The U.N. International Court of Justice has temporarily banned whaling in Japan, rejecting the argument that the purpose of the catch was scientific research. The court agreed with Australia, which brought the case to light in May 2010, that the scientific output of whaling was lacking in comparison with the number of whales that were killed. No scientific whaling licenses should be issued any longer, as the decision was made with 12 to four votes.
Judge Peter Tomka said, “Considering the fact that the research program has been ongoing since 2005 and that 3,600 minke whales have been killed, the scientific output to date appears to be limited.” According to the court, Japan has delivered two peer-reviewed papers, based on results of nine killed minke whales and the court found the results and the total number of killed whales to be out of proportion. Although Japan said it would respect the court’s decision, it also said it was deeply disappointed and that Australia has attempted to impose its cultural norms on Japan.
In 1986, Japan signed a moratorium on whaling, yet it continued to perform its activities in the north and south Pacific under provisions that allowed for scientific research. The meat of the whales that were killed was sold commercially in Japan, as it says it is considered as a delicacy by its population, but now that whaling is banned by the court, this is coming to an end.
Although Japan has had multiple clashes with many countries regarding its whaling program, it argues that minke whales, as well as other species, are plentiful and that its activities are performed in a sustainable manner. Willie MacKenzie, a spokesman for Greenpeace, says, “It is a myth, as is the fact that the whaling program was for scientific purposes. These myths can now be dismissed for once and for all.”
The World Society for the Protection of Animals, based in London, says, “All eyes are on Japan now. The decision that the court has made clearly sends the message to all governments in the world that the exploitation of animals is no longer accepted. Animals are to be protected at the highest level.”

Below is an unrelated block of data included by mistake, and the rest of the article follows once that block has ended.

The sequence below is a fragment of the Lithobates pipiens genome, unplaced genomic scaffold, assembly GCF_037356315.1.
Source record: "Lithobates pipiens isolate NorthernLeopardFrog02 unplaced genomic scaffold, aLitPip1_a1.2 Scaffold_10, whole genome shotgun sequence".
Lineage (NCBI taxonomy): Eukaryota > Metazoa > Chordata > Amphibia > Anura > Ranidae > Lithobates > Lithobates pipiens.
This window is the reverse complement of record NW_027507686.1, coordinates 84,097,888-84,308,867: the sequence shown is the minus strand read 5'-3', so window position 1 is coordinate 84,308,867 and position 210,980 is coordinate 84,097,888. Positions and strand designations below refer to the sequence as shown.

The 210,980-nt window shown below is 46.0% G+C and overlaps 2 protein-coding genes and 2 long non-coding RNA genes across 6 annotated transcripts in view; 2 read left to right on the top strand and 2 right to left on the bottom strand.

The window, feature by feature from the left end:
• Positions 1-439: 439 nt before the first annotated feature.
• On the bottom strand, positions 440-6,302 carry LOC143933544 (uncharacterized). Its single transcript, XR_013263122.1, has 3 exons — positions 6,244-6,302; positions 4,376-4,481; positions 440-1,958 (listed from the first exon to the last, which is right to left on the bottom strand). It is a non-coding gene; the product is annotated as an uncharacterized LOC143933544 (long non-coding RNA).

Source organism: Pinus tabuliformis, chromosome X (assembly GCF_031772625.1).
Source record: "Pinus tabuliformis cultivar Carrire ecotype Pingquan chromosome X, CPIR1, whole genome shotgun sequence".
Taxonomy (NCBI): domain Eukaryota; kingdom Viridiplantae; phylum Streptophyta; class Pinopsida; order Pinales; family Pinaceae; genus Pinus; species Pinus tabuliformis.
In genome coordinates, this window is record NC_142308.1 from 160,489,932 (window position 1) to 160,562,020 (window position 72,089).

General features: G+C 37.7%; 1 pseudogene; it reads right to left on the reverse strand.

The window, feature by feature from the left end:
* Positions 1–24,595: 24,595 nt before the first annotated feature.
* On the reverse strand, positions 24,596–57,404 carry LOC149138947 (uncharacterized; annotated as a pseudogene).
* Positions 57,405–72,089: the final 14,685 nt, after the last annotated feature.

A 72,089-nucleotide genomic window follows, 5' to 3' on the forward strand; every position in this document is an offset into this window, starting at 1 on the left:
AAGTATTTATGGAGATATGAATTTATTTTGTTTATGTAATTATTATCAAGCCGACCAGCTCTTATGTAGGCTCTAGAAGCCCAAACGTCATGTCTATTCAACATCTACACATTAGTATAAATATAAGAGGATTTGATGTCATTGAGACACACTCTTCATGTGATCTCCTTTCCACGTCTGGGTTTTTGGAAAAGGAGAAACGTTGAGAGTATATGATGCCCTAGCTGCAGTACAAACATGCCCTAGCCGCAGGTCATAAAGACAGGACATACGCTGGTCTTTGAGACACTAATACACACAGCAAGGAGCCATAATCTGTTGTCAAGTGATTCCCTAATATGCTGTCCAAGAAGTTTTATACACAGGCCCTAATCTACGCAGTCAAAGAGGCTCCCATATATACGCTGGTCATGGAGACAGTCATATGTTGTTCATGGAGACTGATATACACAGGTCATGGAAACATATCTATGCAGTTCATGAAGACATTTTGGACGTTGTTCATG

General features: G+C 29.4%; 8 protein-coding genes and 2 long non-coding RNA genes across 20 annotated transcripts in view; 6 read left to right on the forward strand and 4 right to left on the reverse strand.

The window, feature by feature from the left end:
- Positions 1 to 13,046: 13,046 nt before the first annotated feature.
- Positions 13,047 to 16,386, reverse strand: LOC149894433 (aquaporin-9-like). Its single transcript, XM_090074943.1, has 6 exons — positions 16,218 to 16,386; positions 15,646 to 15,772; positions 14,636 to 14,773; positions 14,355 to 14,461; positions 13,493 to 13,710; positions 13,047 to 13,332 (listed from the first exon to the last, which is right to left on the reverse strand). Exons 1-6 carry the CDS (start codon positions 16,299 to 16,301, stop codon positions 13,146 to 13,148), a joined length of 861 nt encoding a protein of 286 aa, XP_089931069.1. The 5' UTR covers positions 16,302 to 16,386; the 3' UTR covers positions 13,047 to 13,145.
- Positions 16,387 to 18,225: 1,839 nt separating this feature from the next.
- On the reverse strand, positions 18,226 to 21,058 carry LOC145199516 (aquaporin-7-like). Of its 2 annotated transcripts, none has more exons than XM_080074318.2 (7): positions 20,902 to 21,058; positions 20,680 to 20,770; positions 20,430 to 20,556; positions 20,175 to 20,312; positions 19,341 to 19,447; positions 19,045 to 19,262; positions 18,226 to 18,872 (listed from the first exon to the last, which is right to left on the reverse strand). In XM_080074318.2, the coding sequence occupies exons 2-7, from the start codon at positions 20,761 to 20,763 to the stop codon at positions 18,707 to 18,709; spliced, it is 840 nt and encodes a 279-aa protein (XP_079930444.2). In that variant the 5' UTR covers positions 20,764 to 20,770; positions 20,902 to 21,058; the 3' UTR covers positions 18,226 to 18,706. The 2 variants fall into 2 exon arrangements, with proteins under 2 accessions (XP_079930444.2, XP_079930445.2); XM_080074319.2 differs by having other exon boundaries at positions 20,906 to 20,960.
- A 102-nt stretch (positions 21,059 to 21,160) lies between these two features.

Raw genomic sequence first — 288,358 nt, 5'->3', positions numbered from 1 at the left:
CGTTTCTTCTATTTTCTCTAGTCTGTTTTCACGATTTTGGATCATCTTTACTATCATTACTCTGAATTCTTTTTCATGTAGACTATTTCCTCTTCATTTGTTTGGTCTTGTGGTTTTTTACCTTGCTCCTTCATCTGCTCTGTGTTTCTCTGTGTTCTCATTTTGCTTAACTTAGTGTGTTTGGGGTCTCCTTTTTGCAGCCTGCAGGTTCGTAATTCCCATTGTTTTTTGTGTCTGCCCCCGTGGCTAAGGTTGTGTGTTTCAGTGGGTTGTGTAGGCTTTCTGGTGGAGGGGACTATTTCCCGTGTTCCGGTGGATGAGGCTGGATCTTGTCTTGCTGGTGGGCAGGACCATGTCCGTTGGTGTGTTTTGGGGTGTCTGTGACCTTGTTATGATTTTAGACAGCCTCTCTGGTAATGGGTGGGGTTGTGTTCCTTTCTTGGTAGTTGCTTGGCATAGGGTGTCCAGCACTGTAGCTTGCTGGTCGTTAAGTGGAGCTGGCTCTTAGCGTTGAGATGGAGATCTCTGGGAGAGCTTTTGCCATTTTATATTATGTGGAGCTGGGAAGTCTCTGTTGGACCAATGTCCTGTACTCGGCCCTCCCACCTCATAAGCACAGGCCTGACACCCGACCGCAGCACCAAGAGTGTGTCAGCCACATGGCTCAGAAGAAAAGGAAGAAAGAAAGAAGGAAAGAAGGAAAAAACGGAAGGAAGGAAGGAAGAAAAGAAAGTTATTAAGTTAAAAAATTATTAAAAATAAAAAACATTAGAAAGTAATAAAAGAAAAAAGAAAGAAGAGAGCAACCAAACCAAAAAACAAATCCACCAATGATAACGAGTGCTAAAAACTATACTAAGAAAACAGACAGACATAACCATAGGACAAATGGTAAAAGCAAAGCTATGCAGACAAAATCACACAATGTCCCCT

Although Japan stated that whale meat is a delicacy in the country, statistics from Greenpeace Japan show otherwise, suggesting that the whale meat industry is in fact dying. Out of the respondents, 80 percent disagreed with whaling at high seas and 85 percent did not know that endangered species were killed by Japanese ships in the Antarctic. Additionally, Greenpeace Japan discovered that large amounts of whale meat remain frozen in storage due to low demand.
The International Whaling Commission strictly forbids the commercial hunting for whales; however, a number of countries, including Japan, continued their hunt for commercial purposes by using loopholes in the ban. Other countries which continued their commercial whaling program are Norway and Iceland. These countries receive criticism for its activities; however, the Japanese have continued their commercial hunt under the guise of a scientific research program.
Greenpeace welcomes the decision of the ban on whaling by the court; however, it said efforts must continue until the dying industry of commercial whaling is ended around the world, not just in Japan.
By Diana Herst